Startup Targets Pinterest Users With Native Mobile Ad Format

Kellogg Among Users of Ahalogy Ads Linked To Improved Mobile Display

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A startup that provides and optimizes content for Pinterest is going to start competing with the scrapbooking site for ad dollars.

Full-page ad in Ahalogy alternative to Promoted Pins
Full-page ad in Ahalogy alternative to Promoted Pins

Cincinnati-based Ahalogy provides marketers with Pinterest-ready content through a network of bloggers and other publishers, as well as analytics to increase their traffic and impact from Pinterest and other social-media marketing.

The company's new offering, Ahalogy Mobile, allows marketers to display their own content in Pinterest-like format on mobile devices. It will also display full-screen ads that appear in the browser when a user leaves Pinterest, an alternative to the scrapbooking services own "Promoted Pins."

"Pinterest claims that 75% of its use is via mobile and half of the mobile experience is clicking on content that is then displayed in the in-app browser," said Ahalogy CEO Michael Wohlschlaeger.

The ads when they see there are often tiny banners, not ideal for the phone. Ahalogy is hoping to change that with larger native-style ads that appear in-stream.

The tech is free to clients of its content and analytics services, which include packaged-goods marketers like Procter & Gamble Co., Kraft and Kellogg Co.

The ads will be restricted to the Cincinnati-based firm's network of more than 1,000 publishers, mainly bloggers. Collectively, those publishers account for 40 million visits monthly and 10% of outbound clicks from Pinterest, including 17% of food-related clicks, according to Ahalogy server data and a random sample of Pinterest traffic analyzed by Ahalodgy earlier this year.

Like Facebook, Pinterest's user-base is moving fast to mobile, but much of the content doesn't display well in mobile browsers, loading slowly or sometimes not at all. "As Pinterest's largest publisher, we decided to fix this problem," Mr. Wohlschlaeger said.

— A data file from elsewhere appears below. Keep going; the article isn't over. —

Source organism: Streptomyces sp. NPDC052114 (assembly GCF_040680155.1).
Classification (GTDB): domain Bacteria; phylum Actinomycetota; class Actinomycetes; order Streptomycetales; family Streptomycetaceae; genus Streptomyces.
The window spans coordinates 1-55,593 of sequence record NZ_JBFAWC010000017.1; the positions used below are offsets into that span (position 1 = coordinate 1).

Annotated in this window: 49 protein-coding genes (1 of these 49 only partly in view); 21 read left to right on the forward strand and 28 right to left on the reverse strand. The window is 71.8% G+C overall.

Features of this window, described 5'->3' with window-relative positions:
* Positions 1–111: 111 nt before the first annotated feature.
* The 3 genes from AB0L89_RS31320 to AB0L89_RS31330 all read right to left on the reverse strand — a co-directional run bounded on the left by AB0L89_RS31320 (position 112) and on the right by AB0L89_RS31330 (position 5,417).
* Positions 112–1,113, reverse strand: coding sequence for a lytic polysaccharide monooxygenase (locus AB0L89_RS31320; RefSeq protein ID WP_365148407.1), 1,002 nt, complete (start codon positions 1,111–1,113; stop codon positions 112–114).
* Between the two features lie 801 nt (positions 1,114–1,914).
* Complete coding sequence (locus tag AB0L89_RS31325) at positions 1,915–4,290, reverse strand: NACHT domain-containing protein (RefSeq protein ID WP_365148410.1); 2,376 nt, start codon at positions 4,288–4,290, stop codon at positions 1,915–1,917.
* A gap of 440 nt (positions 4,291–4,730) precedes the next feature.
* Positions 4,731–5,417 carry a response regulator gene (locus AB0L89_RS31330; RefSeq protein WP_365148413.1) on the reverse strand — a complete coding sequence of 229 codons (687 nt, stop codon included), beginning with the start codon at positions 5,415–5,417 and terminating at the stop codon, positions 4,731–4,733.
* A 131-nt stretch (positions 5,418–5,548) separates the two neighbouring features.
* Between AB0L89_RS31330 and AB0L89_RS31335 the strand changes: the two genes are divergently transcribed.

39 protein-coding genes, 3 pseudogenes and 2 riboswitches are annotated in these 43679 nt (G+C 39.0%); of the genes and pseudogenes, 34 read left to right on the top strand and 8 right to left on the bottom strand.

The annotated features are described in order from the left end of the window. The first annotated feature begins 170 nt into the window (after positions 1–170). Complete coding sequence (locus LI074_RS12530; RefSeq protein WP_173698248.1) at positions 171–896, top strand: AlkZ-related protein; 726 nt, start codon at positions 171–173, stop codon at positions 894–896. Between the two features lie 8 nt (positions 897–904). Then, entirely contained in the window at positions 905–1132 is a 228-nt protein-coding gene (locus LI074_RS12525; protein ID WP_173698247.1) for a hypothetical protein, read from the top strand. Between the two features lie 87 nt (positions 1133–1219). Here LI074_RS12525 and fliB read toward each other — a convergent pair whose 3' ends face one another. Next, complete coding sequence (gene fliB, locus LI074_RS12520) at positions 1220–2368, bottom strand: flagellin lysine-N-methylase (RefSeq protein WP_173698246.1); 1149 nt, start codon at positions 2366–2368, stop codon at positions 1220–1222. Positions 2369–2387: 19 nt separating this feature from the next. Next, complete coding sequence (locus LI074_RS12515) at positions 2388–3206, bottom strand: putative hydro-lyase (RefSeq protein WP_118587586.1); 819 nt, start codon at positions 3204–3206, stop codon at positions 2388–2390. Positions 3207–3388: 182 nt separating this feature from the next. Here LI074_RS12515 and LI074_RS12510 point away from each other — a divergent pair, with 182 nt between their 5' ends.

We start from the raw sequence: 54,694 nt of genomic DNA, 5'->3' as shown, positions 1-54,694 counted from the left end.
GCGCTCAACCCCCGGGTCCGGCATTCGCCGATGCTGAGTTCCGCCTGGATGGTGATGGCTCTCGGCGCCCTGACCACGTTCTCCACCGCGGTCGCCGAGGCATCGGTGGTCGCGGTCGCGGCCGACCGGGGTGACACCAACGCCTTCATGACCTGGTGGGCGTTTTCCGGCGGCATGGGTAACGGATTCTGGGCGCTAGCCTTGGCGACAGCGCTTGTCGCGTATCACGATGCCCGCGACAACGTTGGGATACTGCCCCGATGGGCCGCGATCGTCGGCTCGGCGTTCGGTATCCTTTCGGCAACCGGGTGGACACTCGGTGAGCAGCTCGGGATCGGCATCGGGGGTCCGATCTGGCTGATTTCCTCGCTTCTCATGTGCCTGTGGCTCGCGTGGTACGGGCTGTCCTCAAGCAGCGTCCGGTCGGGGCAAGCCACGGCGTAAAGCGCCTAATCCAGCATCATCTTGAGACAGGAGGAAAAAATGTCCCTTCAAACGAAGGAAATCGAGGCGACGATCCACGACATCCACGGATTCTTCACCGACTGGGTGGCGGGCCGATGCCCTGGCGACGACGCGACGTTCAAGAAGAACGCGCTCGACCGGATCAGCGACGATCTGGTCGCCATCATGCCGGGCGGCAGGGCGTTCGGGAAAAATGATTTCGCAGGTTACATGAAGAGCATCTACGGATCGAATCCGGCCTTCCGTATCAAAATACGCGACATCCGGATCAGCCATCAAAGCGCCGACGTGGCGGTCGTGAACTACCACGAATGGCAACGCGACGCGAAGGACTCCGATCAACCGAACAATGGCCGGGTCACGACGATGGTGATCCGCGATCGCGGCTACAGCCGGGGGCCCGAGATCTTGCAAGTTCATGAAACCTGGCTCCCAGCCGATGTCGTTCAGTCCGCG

One example Ahalogy execs cited is a recent Promoted Pin for SC Johnson's Ziploc that didn't click through to the advertised recipe, but rather to the brand's homepage, because the brand website hadn't been optimized for mobile.

The cost is ultimately similar to the $30 CPMs of Promoted Pins, with a minimum buy of $25,000. Ads will be sold on a pay-per-performance basis, with pay-per-visit being the metric most often used by marketers so far.

The two-year-old company, formerly called formerly called Pingage, focused at first almost exclusively on Pinterest-related marketing. While Ahalogy Mobile will work with traffic from any social network or app, the company expects most of the ads to display with content linked to Pinterest, given existing traffic to and makeup of its publisher network.

Publishers in Ahalogy's content network, who up to now have gotten guidance on increasing traffic and an opportunity to share content with affiliated publishers in return for use of their content, will now also get ad-revenue sharing as part of the service.

"In the old model we helped them build more traffic. In the new model we're helping them monetize it," he said.

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